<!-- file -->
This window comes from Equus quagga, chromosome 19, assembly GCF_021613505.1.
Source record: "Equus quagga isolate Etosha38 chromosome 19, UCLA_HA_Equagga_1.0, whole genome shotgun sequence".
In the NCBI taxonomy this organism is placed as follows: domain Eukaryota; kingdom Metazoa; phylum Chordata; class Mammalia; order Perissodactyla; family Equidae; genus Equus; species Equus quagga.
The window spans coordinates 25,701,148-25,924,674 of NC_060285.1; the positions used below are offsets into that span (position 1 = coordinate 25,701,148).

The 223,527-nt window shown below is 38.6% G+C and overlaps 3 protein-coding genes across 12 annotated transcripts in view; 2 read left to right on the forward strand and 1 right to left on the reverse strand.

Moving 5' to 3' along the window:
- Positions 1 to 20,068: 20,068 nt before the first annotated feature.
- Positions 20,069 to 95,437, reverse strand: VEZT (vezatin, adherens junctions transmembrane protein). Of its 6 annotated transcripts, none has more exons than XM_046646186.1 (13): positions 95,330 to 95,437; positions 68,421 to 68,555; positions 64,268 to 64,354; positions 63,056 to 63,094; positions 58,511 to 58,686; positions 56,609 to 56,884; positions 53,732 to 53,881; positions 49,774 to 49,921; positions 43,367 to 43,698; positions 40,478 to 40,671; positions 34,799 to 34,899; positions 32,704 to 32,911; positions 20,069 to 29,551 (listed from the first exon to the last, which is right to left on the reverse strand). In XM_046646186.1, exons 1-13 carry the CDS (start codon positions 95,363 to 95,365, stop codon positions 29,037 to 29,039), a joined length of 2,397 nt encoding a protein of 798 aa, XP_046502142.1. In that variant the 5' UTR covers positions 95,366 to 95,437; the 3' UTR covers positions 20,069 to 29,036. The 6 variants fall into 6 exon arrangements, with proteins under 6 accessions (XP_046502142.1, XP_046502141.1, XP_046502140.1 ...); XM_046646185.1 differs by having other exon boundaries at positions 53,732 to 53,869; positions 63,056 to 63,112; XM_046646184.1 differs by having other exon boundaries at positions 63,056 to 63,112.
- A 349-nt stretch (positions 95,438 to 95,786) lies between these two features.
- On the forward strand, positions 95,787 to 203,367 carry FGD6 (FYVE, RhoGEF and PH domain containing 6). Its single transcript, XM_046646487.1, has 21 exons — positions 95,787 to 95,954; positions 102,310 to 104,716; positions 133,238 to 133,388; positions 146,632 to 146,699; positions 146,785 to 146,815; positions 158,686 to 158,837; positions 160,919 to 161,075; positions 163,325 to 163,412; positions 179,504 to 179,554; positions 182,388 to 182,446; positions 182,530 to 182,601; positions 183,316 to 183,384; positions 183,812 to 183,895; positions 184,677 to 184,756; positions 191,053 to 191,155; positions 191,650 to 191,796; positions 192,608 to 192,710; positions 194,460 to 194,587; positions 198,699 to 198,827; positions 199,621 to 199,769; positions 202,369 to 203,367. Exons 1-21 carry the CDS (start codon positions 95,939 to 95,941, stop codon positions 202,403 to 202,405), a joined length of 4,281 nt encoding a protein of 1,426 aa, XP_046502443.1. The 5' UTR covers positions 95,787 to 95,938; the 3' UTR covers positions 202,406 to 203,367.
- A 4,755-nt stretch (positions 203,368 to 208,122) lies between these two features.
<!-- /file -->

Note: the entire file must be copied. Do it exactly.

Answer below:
This window comes from Equus quagga, chromosome 19, assembly GCF_021613505.1.
Source record: "Equus quagga isolate Etosha38 chromosome 19, UCLA_HA_Equagga_1.0, whole genome shotgun sequence".
In the NCBI taxonomy this organism is placed as follows: domain Eukaryota; kingdom Metazoa; phylum Chordata; class Mammalia; order Perissodactyla; family Equidae; genus Equus; species Equus quagga.
The window spans coordinates 25,701,148-25,924,674 of NC_060285.1; the positions used below are offsets into that span (position 1 = coordinate 25,701,148).

The 223,527-nt window shown below is 38.6% G+C and overlaps 3 protein-coding genes across 12 annotated transcripts in view; 2 read left to right on the forward strand and 1 right to left on the reverse strand.

Moving 5' to 3' along the window:
- Positions 1 to 20,068: 20,068 nt before the first annotated feature.
- Positions 20,069 to 95,437, reverse strand: VEZT (vezatin, adherens junctions transmembrane protein). Of its 6 annotated transcripts, none has more exons than XM_046646186.1 (13): positions 95,330 to 95,437; positions 68,421 to 68,555; positions 64,268 to 64,354; positions 63,056 to 63,094; positions 58,511 to 58,686; positions 56,609 to 56,884; positions 53,732 to 53,881; positions 49,774 to 49,921; positions 43,367 to 43,698; positions 40,478 to 40,671; positions 34,799 to 34,899; positions 32,704 to 32,911; positions 20,069 to 29,551 (listed from the first exon to the last, which is right to left on the reverse strand). In XM_046646186.1, exons 1-13 carry the CDS (start codon positions 95,363 to 95,365, stop codon positions 29,037 to 29,039), a joined length of 2,397 nt encoding a protein of 798 aa, XP_046502142.1. In that variant the 5' UTR covers positions 95,366 to 95,437; the 3' UTR covers positions 20,069 to 29,036. The 6 variants fall into 6 exon arrangements, with proteins under 6 accessions (XP_046502142.1, XP_046502141.1, XP_046502140.1 ...); XM_046646185.1 differs by having other exon boundaries at positions 53,732 to 53,869; positions 63,056 to 63,112; XM_046646184.1 differs by having other exon boundaries at positions 63,056 to 63,112.
- A 349-nt stretch (positions 95,438 to 95,786) lies between these two features.
- On the forward strand, positions 95,787 to 203,367 carry FGD6 (FYVE, RhoGEF and PH domain containing 6). Its single transcript, XM_046646487.1, has 21 exons — positions 95,787 to 95,954; positions 102,310 to 104,716; positions 133,238 to 133,388; positions 146,632 to 146,699; positions 146,785 to 146,815; positions 158,686 to 158,837; positions 160,919 to 161,075; positions 163,325 to 163,412; positions 179,504 to 179,554; positions 182,388 to 182,446; positions 182,530 to 182,601; positions 183,316 to 183,384; positions 183,812 to 183,895; positions 184,677 to 184,756; positions 191,053 to 191,155; positions 191,650 to 191,796; positions 192,608 to 192,710; positions 194,460 to 194,587; positions 198,699 to 198,827; positions 199,621 to 199,769; positions 202,369 to 203,367. Exons 1-21 carry the CDS (start codon positions 95,939 to 95,941, stop codon positions 202,403 to 202,405), a joined length of 4,281 nt encoding a protein of 1,426 aa, XP_046502443.1. The 5' UTR covers positions 95,787 to 95,938; the 3' UTR covers positions 202,406 to 203,367.
- A 4,755-nt stretch (positions 203,368 to 208,122) lies between these two features.